Where to get yacon and kefir grains

I sell yacon crowns on my for sale page over winter.  I may offer water kefir grains and milk kefir grains for sale, if I do they will be listed on the for sale page too.  Kefir grains sometimes reproduce slowly, other times quite fast, so you may need to contact me to see if they are available.  I also sell a few other organic perennial vegetables and some organic heirloom vegetable seeds.

Monday, 18 August 2014

Yellow pear tomato

Yellow pear tomatoes are beautiful to look at and highly productive.  They are an old heirloom variety of tomato that dates back to the 1700's and it is still widely grown today.  They are reasonably common in Australia today and sometimes even appear in supermarkets.  Being so old and still being widely grown today means that this variety must have something going for it.  Each year after the season is over I kick myself for not taking photos as they are truly beautiful.
Yellow pear tomato
Yellow pear was one of the first yellow tomatoes that I ever grew back when I was a teenager, I also grew Banana legs and another one that I can't remember the name of.  Back then no one grew heirloom tomatoes and no one in my area knew that a tomato could be anything other than red.  In those days "Apollo" was new and was heralded as the best tomato variety.  Apollo did not perform well in my climate back then and in my opinion is a bland dog's breakfast of a tomato.

The year my first son was born I got some yellow pear tomato seeds.  The plants and fruit were amazing.  We have saved seed and planted them each year since then, partly out of sentiment and partly because I like this variety.
Yellow pear tomato seeds
My kids love the yellow pear tomatoes, they are sweet and delicious and the plants produce them by the bucketload.  When my second son was learning how to walk we had yellow pear tomatoes growing in a raised garden.  He used to walk around holding on to the garden edge with one hand and trying to feel for tomatoes with the other.  Now that my kids are older they gladly eat every yellow pear tomato that they can get their hands on.  If these tomatoes are put out in a bowl next to a bowl of chocolate the tomatoes are the first thing to be eaten.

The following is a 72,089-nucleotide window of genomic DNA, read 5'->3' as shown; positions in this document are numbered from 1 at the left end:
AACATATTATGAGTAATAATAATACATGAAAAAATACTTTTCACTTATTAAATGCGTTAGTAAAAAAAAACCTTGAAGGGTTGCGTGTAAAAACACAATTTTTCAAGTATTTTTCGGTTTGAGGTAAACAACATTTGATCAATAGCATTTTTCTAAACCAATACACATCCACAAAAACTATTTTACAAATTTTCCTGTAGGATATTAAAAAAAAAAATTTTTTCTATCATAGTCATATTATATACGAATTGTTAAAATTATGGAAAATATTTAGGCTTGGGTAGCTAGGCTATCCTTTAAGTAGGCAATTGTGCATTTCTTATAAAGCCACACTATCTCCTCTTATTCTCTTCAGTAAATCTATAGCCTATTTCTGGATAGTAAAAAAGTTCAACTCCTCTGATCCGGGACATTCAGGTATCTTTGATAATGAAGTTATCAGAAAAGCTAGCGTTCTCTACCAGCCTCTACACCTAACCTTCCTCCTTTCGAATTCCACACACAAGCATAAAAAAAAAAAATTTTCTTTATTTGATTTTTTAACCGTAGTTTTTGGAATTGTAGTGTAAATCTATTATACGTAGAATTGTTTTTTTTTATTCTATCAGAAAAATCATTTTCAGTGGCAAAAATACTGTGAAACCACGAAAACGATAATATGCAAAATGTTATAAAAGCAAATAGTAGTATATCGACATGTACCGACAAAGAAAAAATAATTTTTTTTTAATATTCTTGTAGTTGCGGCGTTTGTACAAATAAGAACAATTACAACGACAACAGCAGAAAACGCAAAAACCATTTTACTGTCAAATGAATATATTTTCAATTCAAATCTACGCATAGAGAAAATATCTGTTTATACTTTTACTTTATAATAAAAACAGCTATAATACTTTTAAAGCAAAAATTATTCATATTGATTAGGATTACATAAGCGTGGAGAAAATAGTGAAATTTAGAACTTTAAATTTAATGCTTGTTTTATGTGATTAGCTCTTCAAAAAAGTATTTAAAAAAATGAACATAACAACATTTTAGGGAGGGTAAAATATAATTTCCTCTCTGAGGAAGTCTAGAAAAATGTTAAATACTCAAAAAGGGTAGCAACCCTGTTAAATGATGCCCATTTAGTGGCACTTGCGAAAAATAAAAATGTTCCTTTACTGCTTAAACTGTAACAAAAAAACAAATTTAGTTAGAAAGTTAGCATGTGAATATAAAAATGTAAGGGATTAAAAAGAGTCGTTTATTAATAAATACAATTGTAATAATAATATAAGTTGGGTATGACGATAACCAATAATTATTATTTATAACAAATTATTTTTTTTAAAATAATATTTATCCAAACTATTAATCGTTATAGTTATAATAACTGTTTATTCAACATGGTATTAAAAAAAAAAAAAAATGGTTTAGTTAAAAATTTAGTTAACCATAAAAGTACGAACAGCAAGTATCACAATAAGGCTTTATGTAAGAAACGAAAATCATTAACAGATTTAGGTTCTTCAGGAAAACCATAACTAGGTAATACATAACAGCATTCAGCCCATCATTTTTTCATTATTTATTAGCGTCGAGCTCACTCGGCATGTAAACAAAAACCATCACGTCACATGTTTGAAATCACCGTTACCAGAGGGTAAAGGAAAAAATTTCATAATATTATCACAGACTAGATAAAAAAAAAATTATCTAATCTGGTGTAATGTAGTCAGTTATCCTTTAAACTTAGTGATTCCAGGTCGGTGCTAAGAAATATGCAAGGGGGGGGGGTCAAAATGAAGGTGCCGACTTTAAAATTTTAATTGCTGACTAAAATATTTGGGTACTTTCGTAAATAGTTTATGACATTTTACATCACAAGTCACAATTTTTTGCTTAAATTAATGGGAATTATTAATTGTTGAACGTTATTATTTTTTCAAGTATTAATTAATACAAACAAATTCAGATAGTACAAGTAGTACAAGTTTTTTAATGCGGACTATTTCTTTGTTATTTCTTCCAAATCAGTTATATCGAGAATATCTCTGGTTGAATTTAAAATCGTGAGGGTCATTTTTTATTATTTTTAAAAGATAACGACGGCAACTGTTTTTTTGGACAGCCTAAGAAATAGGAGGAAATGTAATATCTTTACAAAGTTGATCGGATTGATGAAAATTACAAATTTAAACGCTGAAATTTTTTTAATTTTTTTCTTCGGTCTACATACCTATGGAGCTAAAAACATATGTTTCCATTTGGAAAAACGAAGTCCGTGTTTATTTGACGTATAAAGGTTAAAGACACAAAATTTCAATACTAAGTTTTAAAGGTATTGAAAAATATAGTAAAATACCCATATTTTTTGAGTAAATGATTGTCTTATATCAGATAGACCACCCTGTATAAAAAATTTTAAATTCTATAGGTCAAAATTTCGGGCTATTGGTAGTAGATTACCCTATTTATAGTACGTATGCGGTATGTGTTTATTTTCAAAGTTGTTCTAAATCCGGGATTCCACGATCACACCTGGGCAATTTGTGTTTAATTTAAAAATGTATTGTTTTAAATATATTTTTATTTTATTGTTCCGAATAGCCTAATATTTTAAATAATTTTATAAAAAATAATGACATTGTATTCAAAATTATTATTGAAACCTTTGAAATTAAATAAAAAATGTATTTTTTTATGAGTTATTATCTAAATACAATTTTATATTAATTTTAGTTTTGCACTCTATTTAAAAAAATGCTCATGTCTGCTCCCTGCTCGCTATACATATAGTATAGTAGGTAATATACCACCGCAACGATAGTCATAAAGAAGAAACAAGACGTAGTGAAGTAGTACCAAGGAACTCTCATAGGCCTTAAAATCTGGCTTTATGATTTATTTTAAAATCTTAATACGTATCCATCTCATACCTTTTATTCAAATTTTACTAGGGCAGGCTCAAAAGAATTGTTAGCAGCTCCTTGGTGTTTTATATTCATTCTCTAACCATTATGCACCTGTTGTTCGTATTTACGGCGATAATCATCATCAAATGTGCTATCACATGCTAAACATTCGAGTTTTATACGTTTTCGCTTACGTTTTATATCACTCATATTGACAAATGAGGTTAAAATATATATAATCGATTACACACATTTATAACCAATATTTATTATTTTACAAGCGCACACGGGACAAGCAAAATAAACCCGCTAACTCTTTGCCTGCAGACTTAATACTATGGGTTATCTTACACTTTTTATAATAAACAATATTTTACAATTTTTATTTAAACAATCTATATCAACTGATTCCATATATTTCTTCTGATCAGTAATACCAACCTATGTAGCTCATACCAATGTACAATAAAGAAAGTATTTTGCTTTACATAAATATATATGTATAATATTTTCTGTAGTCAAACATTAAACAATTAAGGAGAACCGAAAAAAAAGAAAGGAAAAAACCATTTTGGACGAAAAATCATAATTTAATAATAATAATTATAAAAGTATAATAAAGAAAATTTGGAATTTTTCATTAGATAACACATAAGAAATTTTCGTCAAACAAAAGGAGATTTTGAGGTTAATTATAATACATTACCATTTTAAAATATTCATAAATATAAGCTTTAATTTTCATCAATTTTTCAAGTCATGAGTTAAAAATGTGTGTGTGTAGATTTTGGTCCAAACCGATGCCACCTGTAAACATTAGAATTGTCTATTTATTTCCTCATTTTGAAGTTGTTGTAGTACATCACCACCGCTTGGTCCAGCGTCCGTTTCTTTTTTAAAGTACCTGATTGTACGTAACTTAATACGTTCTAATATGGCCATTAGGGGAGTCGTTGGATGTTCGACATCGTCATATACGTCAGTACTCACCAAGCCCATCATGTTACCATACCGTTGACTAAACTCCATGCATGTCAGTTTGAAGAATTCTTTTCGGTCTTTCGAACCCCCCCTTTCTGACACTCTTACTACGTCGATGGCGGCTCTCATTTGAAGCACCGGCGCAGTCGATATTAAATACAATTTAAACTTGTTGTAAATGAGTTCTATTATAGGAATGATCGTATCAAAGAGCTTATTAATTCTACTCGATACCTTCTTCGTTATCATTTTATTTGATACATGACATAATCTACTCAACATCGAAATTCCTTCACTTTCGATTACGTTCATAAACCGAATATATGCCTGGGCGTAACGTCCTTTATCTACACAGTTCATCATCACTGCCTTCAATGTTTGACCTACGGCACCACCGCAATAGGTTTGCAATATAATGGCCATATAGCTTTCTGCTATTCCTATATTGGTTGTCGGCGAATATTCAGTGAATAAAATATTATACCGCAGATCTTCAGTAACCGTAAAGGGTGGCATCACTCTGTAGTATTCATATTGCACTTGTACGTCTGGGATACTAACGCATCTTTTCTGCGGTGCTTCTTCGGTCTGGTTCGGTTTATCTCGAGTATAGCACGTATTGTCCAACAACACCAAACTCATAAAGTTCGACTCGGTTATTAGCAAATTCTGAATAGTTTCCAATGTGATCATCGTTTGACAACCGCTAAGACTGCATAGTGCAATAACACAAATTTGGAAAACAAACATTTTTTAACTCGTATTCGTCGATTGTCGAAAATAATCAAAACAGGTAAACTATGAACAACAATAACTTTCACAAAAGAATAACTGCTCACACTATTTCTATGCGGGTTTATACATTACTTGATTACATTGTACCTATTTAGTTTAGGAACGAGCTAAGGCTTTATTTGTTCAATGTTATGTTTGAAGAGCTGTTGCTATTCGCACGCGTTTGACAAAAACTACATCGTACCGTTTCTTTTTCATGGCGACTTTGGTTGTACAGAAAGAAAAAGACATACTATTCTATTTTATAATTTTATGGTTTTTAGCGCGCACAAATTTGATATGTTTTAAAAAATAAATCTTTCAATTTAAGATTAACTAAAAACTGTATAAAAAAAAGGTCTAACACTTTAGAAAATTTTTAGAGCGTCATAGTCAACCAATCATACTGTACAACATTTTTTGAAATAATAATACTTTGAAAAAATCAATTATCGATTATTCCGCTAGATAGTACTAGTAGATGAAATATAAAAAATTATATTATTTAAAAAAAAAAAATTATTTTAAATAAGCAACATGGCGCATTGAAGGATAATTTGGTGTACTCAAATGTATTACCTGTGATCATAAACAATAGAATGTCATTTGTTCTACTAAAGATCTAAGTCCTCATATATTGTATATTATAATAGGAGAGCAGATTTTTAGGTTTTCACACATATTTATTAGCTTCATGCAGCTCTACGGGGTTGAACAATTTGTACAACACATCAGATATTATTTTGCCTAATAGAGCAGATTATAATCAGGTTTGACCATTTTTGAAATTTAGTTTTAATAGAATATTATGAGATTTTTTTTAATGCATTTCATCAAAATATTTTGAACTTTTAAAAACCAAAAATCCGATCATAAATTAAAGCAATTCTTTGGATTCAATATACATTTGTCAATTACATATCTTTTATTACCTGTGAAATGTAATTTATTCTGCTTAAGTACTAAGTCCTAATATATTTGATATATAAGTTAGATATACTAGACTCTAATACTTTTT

Yellow Pear Tomatoes - I wish I took more pictures earlier in the season
One year we had a mouse plague, apparently it was the largest one since the 1980's.  During this plague I lost most of my tomato seeds and was left with a single precious yellow pear tomato seed.  I could easily buy more seeds if I wanted, but I have been caring for this strain since my kids were born so wanted to protect it.  I carefully grew it and saved a lot of seed that year.  That one plant survived right through two winters and proved its worth to me.  This year that plant died due to the frost.  This shows how hardy the yellow pear tomato plant is.  I assume in a frost free climate they can be grown as a short lived perennial.

The plants grow vigorously, we have had plants grow to well over 6 feet tall in the past.  We try to stake the plants as best we can, honestly I am a bit too relaxed with that kind of thing.  If you do not stake them the plants gladly root anywhere they touch the soil creating a giant patch of a tomato plant with tempting delicious fruit that is fairly inaccessible without stepping on the stems.
Yellow Pear Tomato flowers
Each plant will send up clusters of half a dozen or so flowers, these clusters will appear pretty much all over the plant.  As these tomatoes produce fruit and begin to ripen the plant will continue to grow and send up more flower clusters.  Like pretty much all tomatoes they are simple to grow from cuttings so you can increase your numbers easily even with a small number of seeds (or a single seed).

They taste rather sweet, but they do lack the rich taste of a nice paste tomato or something like that.  We mostly eat them raw in salads or out of hand while walking in the garden.  They can be cooked or turned into sauce but there are better varieties that have a deeper taste and darker colour if that is your plan.

Yellow pear tomatoes, slight variation in fruit shape
This one was a bit old so the colour is a little off
 Like many other things I grow I do sell seeds of the yellow pear tomatoes on my for sale page.  I plan to grow these each year so should have fresh seed each year.